Hugh L. Scott
Hugh Lenox Scott (September 22, 1853 – April 30, 1934) was a United States Army officer. A West Point graduate, he served as superintendent of West Point from 1906 to 1910 and as Chief of Staff of the United States Army from 1914 to 1917, which included the first few months of American involvement in World War I.
Some Memories of a Soldier (1928)
- I soon found that the Sioux language was quite limited in the scope of its usefulness, but that the sign language of the Plains was an intertribal language, spoken everywhere in the buffalo country from the Saskatchewan River of British America to Mexico, east of the Rocky Mountains and west of the Missouri, and I began this study at the same time with the Sioux, and have continued its study right down to this very day.
- p. 32
- This belief in immediate translation to paradise is at the bottom of most of the troubles of Sulu and the Mohammedan Asiatic islands as it can readily be seen to be largely responsible for the contempt of death especially in dealing with the white man and the white man's penal laws. Even regarding battle, the Sultan of Sulu has said to me many times: "It will not frighten my people if I tell them, 'The Americans will fight you if you rob and murder.' They will reply: 'Well, what of that? If a man dies to-day he won't have the trouble of dying to-morrow.'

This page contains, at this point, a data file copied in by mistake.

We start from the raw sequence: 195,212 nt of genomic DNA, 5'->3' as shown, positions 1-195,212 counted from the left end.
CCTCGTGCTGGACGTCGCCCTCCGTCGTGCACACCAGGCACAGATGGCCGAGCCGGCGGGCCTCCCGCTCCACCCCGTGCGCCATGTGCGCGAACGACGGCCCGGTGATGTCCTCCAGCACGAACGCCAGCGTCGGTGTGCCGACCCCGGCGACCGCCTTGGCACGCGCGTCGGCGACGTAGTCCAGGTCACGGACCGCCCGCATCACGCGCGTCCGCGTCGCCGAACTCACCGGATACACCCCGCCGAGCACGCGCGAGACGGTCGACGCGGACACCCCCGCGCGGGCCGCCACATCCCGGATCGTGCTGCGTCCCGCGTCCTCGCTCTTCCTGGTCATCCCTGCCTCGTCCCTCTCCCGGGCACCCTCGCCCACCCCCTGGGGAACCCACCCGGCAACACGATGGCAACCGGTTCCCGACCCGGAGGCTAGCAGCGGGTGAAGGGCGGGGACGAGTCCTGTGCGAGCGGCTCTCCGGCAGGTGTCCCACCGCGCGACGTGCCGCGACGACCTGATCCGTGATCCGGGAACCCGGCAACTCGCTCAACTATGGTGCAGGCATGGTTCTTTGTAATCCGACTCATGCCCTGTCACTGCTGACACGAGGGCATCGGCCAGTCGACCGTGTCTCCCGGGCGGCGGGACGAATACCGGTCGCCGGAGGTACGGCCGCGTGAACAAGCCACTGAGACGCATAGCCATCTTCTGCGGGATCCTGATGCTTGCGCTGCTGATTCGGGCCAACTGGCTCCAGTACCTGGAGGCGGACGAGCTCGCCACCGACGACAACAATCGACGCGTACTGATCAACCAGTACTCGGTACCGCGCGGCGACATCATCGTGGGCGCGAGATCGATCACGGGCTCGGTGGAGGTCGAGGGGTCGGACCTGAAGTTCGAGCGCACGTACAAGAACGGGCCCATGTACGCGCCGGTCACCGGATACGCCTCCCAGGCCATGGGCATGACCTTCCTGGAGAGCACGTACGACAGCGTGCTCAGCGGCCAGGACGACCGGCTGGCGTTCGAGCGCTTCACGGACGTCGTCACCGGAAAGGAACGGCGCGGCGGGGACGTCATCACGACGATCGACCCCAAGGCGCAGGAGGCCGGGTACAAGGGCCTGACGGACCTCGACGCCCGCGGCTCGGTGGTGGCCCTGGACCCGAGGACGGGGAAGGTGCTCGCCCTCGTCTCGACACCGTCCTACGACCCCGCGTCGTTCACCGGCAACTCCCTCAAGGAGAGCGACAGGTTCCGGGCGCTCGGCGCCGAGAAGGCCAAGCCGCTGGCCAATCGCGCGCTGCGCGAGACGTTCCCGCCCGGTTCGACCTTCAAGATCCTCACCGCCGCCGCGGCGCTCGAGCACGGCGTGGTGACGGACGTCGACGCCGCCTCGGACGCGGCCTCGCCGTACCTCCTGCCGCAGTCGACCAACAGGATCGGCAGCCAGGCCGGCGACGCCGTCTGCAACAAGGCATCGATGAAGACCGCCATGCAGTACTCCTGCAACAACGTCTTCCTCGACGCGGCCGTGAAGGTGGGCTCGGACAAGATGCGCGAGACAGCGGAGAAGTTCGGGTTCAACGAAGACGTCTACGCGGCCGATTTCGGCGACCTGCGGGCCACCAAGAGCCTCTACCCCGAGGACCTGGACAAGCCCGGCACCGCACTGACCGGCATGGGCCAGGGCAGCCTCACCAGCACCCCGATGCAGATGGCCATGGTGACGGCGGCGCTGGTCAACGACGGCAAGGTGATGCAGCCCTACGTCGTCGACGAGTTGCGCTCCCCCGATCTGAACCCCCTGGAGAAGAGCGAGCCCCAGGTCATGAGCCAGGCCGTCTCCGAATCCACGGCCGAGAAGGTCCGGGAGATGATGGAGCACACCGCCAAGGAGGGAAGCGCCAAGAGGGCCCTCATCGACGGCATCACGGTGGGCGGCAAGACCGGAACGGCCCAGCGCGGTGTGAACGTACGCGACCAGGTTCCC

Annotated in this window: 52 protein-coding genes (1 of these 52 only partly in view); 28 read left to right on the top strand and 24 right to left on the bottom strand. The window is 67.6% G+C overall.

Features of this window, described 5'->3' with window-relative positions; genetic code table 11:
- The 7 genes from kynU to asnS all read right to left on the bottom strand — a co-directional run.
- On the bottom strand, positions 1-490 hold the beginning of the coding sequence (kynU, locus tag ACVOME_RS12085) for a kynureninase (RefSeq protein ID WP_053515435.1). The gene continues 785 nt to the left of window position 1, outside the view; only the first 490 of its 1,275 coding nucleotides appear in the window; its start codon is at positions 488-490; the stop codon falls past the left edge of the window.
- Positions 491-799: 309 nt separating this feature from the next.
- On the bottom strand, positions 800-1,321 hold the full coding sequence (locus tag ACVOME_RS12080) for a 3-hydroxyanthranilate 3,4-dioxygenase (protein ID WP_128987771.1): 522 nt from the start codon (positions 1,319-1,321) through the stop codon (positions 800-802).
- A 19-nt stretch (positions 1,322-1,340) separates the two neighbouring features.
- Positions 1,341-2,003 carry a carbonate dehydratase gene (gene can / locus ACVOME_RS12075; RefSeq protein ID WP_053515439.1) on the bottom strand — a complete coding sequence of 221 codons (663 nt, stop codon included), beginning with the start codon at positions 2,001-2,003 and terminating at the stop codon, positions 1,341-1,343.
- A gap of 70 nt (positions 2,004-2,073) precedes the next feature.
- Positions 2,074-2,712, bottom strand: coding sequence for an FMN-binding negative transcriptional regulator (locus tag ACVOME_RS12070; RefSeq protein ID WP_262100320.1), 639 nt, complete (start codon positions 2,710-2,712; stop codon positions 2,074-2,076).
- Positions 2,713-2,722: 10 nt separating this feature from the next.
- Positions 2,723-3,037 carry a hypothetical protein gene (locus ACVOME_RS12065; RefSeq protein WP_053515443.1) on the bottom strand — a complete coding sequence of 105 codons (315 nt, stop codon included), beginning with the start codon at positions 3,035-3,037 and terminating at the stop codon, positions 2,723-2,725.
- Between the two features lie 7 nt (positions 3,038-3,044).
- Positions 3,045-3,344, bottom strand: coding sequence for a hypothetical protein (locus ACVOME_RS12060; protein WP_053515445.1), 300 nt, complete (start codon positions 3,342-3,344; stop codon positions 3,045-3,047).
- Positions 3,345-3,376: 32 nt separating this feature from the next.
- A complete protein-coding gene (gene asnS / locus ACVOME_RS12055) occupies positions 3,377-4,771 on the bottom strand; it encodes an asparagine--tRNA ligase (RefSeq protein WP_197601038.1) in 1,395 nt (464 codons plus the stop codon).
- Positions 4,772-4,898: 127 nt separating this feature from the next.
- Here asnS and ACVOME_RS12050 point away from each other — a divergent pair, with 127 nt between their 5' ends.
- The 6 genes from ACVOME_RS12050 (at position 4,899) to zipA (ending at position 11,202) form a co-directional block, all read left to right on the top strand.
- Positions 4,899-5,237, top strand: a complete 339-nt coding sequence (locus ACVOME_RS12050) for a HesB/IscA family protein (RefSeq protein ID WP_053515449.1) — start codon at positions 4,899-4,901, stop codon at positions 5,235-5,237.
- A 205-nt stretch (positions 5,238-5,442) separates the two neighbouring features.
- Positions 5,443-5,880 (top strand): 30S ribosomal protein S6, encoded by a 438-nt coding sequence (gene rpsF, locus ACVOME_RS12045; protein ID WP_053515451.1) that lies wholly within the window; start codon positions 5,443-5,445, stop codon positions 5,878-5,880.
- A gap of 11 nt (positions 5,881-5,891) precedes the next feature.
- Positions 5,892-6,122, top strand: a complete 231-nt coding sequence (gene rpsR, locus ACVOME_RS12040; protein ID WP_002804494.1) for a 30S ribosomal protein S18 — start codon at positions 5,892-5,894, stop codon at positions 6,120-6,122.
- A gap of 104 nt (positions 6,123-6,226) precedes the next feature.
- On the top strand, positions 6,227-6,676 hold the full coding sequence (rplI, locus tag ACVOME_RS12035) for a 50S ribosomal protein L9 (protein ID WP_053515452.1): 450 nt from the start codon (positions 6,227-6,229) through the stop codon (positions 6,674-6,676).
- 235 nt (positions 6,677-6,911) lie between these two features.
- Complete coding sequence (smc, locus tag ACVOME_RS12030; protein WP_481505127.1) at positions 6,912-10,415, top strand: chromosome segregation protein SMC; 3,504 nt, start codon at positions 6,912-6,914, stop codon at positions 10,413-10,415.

- p. 314
- Japan and some of the other allies thought that we could never put more than three hundred thousand men in France. The achievements of our army and navy contributed much to the downfall of the empires of Germany and Austria and placed our country in the front rank of nations. The tremendous effort we were also able to put forth astonished the world, including ourselves, and served to make known to all that the United States will fight if necessary and cannot be attacked with impunity.
- p. 569
- As I look back over the circumstances of my life, I feel deeply grateful for the friendship, the cooperation and support I have received from those with whom I have been associated in and out of the army and in all parts of the world- contacts with the peoples of many races and colors by which our lives have been filled with joy and gladness, and which have contributed much to the delightful memories of a soldier's career.
- p. 628